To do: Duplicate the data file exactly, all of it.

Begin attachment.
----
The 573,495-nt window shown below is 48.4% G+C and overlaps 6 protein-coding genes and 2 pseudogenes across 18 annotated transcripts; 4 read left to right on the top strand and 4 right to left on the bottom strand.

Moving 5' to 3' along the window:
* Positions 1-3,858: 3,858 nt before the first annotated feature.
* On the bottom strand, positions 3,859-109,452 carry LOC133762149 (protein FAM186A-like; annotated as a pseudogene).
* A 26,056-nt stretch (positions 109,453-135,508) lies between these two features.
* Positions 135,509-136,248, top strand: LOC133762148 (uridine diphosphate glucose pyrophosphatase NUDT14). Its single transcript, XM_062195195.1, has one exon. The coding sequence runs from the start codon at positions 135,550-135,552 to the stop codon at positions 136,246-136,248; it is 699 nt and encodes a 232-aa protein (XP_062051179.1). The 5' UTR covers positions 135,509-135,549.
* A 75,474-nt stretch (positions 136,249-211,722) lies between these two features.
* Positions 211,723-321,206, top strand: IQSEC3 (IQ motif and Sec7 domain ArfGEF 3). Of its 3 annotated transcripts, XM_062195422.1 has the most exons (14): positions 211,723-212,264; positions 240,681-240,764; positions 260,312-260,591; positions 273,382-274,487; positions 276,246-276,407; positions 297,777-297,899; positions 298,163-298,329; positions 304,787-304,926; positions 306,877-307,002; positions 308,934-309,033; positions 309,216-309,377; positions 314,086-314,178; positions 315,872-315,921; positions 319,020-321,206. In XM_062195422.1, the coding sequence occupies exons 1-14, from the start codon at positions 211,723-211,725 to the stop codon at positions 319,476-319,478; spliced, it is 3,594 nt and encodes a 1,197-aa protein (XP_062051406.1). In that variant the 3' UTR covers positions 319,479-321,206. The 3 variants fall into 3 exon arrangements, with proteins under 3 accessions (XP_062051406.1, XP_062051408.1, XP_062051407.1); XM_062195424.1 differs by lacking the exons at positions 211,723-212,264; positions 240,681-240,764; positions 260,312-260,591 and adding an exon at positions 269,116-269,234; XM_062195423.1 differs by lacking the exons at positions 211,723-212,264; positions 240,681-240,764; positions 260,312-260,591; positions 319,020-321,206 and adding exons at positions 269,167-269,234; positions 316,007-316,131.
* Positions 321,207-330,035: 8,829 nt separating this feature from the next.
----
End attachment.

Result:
The 573,495-nt window shown below is 48.4% G+C and overlaps 6 protein-coding genes and 2 pseudogenes across 18 annotated transcripts; 4 read left to right on the top strand and 4 right to left on the bottom strand.

Moving 5' to 3' along the window:
* Positions 1-3,858: 3,858 nt before the first annotated feature.
* On the bottom strand, positions 3,859-109,452 carry LOC133762149 (protein FAM186A-like; annotated as a pseudogene).
* A 26,056-nt stretch (positions 109,453-135,508) lies between these two features.
* Positions 135,509-136,248, top strand: LOC133762148 (uridine diphosphate glucose pyrophosphatase NUDT14). Its single transcript, XM_062195195.1, has one exon. The coding sequence runs from the start codon at positions 135,550-135,552 to the stop codon at positions 136,246-136,248; it is 699 nt and encodes a 232-aa protein (XP_062051179.1). The 5' UTR covers positions 135,509-135,549.
* A 75,474-nt stretch (positions 136,249-211,722) lies between these two features.
* Positions 211,723-321,206, top strand: IQSEC3 (IQ motif and Sec7 domain ArfGEF 3). Of its 3 annotated transcripts, XM_062195422.1 has the most exons (14): positions 211,723-212,264; positions 240,681-240,764; positions 260,312-260,591; positions 273,382-274,487; positions 276,246-276,407; positions 297,777-297,899; positions 298,163-298,329; positions 304,787-304,926; positions 306,877-307,002; positions 308,934-309,033; positions 309,216-309,377; positions 314,086-314,178; positions 315,872-315,921; positions 319,020-321,206. In XM_062195422.1, the coding sequence occupies exons 1-14, from the start codon at positions 211,723-211,725 to the stop codon at positions 319,476-319,478; spliced, it is 3,594 nt and encodes a 1,197-aa protein (XP_062051406.1). In that variant the 3' UTR covers positions 319,479-321,206. The 3 variants fall into 3 exon arrangements, with proteins under 3 accessions (XP_062051406.1, XP_062051408.1, XP_062051407.1); XM_062195424.1 differs by lacking the exons at positions 211,723-212,264; positions 240,681-240,764; positions 260,312-260,591 and adding an exon at positions 269,116-269,234; XM_062195423.1 differs by lacking the exons at positions 211,723-212,264; positions 240,681-240,764; positions 260,312-260,591; positions 319,020-321,206 and adding exons at positions 269,167-269,234; positions 316,007-316,131.
* Positions 321,207-330,035: 8,829 nt separating this feature from the next.